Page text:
Hello,
I have a model forecasting the oil price that I built using add factors. I would like to simulate a shock that my add factors aer 10$ below what I think they should be from 2010 to 2020.
What I did is, for the sample 2010 to 2020, I had 10$ to the value of my add factors, then I put the sample back to 2000 to 2020.
After I solve the model and I was expecting to have a constant 10$ difference between my baseline and actuals values, but i had something going from 8$ to 15$... So I was wondering if there was an other way to solve the model to be sure that we'll get a 10$ difference between the baseline and actual values.
Thank you!
Creating a shock
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Re: Creating a shock
There's a few potential issues here  I'm afraid I don't have enough details on exactly what you are doing to know what is going on.
If your model is a multiple equation model, including an add factor on a single equatiion will not necessarily change that variable by the specified amount because the equation is part of a simultaneous system. Some of the impact of the add factor may be 'absorbed' by other parts of the system so that the particular endogenous variable may not move by the specified amount.
Another issue can come up if the equation in your model has an expression on the left hand side of the equals sign. In this case you will have to be careful in choosing whether the add factor is applied to the intercept or on the endogenous variable of the equation.
As a simple example, if your equation is
log(y) = x + 5
Then adding an intercept (residual) add factor will make the expression:
log(y) = x + 5 + y_a
which means that:
y = exp(x + 5 + y_a)
so that changes from y_a will be inside the exponentitation and will not be onetoone.
On the other hand, if use you an 'endogenous variable shift' add factor, then the expression will be:
log(y  y_a) = x + 5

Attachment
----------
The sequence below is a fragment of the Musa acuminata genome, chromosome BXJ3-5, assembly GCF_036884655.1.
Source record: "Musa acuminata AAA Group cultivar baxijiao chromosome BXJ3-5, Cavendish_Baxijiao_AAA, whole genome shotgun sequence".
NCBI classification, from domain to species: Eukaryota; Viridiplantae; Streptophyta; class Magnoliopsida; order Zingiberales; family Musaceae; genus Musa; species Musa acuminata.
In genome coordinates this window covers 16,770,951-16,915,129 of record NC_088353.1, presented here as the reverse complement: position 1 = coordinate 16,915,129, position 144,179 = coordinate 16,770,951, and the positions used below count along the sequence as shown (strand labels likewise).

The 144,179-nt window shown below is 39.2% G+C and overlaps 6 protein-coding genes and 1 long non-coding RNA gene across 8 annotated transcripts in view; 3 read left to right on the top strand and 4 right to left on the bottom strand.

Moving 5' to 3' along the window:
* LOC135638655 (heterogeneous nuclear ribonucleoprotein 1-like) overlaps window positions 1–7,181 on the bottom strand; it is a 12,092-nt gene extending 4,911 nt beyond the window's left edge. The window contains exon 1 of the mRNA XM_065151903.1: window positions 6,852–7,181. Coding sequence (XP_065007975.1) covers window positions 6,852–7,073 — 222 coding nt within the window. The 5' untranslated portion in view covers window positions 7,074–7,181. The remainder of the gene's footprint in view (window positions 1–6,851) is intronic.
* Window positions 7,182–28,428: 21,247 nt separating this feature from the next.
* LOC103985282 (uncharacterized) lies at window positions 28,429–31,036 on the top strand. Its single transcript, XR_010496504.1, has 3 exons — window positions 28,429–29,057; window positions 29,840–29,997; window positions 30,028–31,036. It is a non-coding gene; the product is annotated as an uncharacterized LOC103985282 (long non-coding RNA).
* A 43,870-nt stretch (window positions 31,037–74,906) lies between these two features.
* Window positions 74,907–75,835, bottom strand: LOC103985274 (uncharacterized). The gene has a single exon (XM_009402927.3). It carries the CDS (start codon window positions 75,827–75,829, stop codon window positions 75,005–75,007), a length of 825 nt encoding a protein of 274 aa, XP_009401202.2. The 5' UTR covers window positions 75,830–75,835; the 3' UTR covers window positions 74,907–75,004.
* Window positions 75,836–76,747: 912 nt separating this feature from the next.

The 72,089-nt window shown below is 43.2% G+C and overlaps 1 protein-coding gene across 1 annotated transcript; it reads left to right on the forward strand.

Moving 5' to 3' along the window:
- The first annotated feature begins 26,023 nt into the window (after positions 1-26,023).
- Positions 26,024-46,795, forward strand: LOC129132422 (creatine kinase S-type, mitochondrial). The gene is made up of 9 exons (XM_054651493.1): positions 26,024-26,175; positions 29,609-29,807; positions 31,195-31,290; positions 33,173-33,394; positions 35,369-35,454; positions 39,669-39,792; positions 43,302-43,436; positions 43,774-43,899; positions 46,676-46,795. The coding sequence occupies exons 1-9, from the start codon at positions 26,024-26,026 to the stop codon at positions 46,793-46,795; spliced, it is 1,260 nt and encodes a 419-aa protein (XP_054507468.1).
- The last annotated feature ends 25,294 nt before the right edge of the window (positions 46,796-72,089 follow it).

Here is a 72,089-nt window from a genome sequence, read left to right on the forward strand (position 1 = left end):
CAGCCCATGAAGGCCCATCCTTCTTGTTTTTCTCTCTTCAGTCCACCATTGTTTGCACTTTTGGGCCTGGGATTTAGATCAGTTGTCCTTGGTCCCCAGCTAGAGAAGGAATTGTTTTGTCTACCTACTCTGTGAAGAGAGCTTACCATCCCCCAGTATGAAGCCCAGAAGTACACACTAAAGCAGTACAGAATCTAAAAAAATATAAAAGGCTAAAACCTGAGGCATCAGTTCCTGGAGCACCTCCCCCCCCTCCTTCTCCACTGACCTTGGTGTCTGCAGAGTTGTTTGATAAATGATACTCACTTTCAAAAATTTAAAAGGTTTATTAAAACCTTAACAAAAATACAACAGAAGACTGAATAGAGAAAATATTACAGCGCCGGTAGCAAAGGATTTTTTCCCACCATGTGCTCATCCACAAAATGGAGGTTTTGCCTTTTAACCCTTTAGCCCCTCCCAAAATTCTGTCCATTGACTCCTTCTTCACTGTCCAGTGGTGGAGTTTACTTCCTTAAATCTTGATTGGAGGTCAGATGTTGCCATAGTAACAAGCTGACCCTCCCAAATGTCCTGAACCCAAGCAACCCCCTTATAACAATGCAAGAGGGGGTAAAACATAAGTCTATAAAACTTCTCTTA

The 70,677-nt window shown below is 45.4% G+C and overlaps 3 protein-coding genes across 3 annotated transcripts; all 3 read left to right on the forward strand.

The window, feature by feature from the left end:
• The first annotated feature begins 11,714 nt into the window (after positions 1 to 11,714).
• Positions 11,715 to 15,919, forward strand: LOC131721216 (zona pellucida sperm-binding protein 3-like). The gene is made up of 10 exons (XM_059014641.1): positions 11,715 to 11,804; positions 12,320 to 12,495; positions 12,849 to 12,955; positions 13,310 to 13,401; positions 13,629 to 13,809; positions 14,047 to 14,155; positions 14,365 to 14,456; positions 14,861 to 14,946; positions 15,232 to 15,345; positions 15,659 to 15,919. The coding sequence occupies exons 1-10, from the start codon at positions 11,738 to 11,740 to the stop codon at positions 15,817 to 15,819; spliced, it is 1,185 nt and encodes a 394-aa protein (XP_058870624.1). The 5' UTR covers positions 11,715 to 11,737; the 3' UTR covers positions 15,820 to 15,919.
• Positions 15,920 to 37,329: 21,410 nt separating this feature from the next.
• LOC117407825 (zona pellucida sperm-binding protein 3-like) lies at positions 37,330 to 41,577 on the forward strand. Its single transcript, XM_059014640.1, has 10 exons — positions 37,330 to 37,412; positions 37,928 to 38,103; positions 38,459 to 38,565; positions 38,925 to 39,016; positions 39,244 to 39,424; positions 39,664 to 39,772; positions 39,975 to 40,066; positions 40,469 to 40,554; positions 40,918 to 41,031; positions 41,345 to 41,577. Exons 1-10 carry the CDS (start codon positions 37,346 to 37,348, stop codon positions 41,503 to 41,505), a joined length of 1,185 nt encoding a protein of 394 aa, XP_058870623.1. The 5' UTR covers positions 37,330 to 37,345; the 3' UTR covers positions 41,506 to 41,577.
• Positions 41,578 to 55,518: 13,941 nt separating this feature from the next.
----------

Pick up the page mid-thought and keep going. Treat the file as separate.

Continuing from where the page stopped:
so that:
y = exp(x + 5) + y_a
so the add factor is outside the exponentiation.
Hope that helps.
Chris
If your model is a multiple equation model, including an add factor on a single equatiion will not necessarily change that variable by the specified amount because the equation is part of a simultaneous system. Some of the impact of the add factor may be 'absorbed' by other parts of the system so that the particular endogenous variable may not move by the specified amount.
Another issue can come up if the equation in your model has an expression on the left hand side of the equals sign. In this case you will have to be careful in choosing whether the add factor is applied to the intercept or on the endogenous variable of the equation.
As a simple example, if your equation is
log(y) = x + 5
Then adding an intercept (residual) add factor will make the expression:
log(y) = x + 5 + y_a
which means that:
y = exp(x + 5 + y_a)
so that changes from y_a will be inside the exponentitation and will not be onetoone.
On the other hand, if use you an 'endogenous variable shift' add factor, then the expression will be:
log(y  y_a) = x + 5
so that:
y = exp(x + 5) + y_a
so the add factor is outside the exponentiation.
Hope that helps.
Chris
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